It is much easier to talk to your teens about sex if you start sex education in preschool. You laid the groundwork and set the tone when they were young.
It is Easy to Start Sex Education in Preschool
Like most kids, my son first asked where babies come from when he was waiting for the arrival of his baby sister.
Only his baby sister was arriving on an airplane from South Korea.
Every time we drove past an airport, he would ask if a baby was coming home. And that was a lot since we live right next to a small airport.
We knew that further explanation was required when he asked when his friend Cameron’s family would be going to the airport to get their baby. Cameron’s mom was pregnant.
We explained that some families get babies from airplanes, but other families get babies from their mommy’s belly. And in fact, that is how we got him.
Of course, a string of questions followed. We decided to answer honestly and on my son’s level.
“Where did the baby come out?”
“Mommy’s have a hole where the baby’s come out.”
“Is it the hole where you pee?” (Because we all know that lessons on anatomy aren’t necessary when you have a son. They learn pretty quickly that girls and boys pee differently. Because moms never pee alone.)
“No, it is a different hole.”
“Can I see it the next time you go potty?”
My son was barely three-years-old.
It is easy to start sex education in preschool.
Preschoolers don’t know that talking about sex is supposed to be embarrassing and uncomfortable.
And if YOU don’t act embarrassed or uncomfortable, then your kids won’t feel embarrassed or uncomfortable. And your kids will be willing to ask questions and talk openly with you about sex as they grow older.
Talking About Sex With Older Children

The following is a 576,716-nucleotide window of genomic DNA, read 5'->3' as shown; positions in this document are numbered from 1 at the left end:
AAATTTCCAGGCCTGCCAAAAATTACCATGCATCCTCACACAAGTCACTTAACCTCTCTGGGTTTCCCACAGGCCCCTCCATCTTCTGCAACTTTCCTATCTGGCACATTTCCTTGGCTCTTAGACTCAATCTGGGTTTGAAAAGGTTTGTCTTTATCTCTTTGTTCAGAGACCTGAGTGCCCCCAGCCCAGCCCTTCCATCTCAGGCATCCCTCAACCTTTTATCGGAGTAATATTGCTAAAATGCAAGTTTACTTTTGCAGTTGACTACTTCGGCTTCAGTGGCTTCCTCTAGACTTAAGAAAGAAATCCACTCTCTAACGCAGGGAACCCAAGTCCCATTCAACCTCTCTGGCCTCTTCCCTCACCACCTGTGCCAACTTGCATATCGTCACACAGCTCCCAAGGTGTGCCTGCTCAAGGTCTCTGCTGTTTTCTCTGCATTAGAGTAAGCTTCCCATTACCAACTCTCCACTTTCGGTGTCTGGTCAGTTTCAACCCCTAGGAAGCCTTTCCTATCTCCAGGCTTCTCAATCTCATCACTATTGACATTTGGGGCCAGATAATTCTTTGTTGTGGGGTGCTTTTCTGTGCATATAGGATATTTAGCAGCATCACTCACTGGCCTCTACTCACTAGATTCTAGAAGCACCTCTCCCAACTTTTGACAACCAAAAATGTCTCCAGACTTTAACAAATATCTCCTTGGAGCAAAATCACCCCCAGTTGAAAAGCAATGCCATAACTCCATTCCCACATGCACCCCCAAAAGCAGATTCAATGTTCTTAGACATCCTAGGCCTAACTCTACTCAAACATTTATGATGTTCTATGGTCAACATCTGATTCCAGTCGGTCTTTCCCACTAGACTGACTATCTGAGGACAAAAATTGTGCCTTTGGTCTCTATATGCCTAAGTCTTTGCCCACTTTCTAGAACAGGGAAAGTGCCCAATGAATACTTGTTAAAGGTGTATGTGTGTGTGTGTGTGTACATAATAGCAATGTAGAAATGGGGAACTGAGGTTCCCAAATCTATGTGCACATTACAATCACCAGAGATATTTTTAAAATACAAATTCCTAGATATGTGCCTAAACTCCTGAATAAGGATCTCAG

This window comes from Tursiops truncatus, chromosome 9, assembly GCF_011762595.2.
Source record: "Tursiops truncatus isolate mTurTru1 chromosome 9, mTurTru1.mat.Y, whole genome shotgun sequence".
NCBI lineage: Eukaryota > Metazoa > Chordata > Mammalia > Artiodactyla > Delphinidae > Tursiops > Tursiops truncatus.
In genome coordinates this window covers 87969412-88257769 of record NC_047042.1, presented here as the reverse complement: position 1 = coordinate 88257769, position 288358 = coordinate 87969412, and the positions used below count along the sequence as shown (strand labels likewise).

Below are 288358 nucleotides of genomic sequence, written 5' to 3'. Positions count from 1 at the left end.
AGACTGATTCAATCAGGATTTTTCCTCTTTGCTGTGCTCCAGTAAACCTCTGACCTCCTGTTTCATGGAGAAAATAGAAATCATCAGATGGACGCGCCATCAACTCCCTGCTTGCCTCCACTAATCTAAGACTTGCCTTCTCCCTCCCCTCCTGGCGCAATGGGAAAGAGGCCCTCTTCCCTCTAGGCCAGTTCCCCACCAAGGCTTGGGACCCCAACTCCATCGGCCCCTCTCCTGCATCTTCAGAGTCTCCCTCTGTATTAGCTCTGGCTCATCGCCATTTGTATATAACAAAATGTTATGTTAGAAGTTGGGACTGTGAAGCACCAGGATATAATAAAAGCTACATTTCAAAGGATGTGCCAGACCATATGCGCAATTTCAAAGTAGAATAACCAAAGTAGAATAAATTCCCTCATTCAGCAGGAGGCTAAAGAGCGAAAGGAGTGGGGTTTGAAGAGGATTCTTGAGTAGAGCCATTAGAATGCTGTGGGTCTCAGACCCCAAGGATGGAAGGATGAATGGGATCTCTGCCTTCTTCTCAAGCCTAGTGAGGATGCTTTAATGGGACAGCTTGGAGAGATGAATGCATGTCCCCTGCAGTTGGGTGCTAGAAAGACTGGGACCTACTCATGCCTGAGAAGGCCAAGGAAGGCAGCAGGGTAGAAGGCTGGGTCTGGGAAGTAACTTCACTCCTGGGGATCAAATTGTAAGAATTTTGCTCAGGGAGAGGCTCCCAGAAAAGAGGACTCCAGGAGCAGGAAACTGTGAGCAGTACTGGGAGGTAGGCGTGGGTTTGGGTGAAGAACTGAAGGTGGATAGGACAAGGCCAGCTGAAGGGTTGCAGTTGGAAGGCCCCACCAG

We decided that books would be a better visual aid than Mom. I found this set of books, and continue to use them even today with teenagers.
If you choose to order from these links, I will receive a small commission.
Currently, I have an 18-year-old boy and a 15-year-old girl.
I have talked all things sex with both of them.
Sometimes I started the conversation.
Sometimes they started the conversation.
Sometimes it was started for us through current events.
But in all cases, we talked honestly and openly.
Sex Isn’t That Big of Deal
Regardless of your religious beliefs, sex is not a big deal.
At some point in their life, most everyone has sex.
Sex is part of being a human being.
Teaching your kids that sex is taboo or shameful isn’t right.
At some point, your kids are going to have sex. And they will have to get past all those negative vibes and guilt you put in their heads, even if they are married.
Not talking to your kids about sex is even worse.
Did you know that a good chunk of middle schoolers think that oral sex isn’t sex because you can’t get pregnant?
Do you want a bunch of 12 and 13-year-olds teaching your kid about sex?
Trust me on this one. Your life will be much easier if you start sex ed when your kids are in preschool.
Read all 50 pieces of advice I shared in honor of my 50th birthday.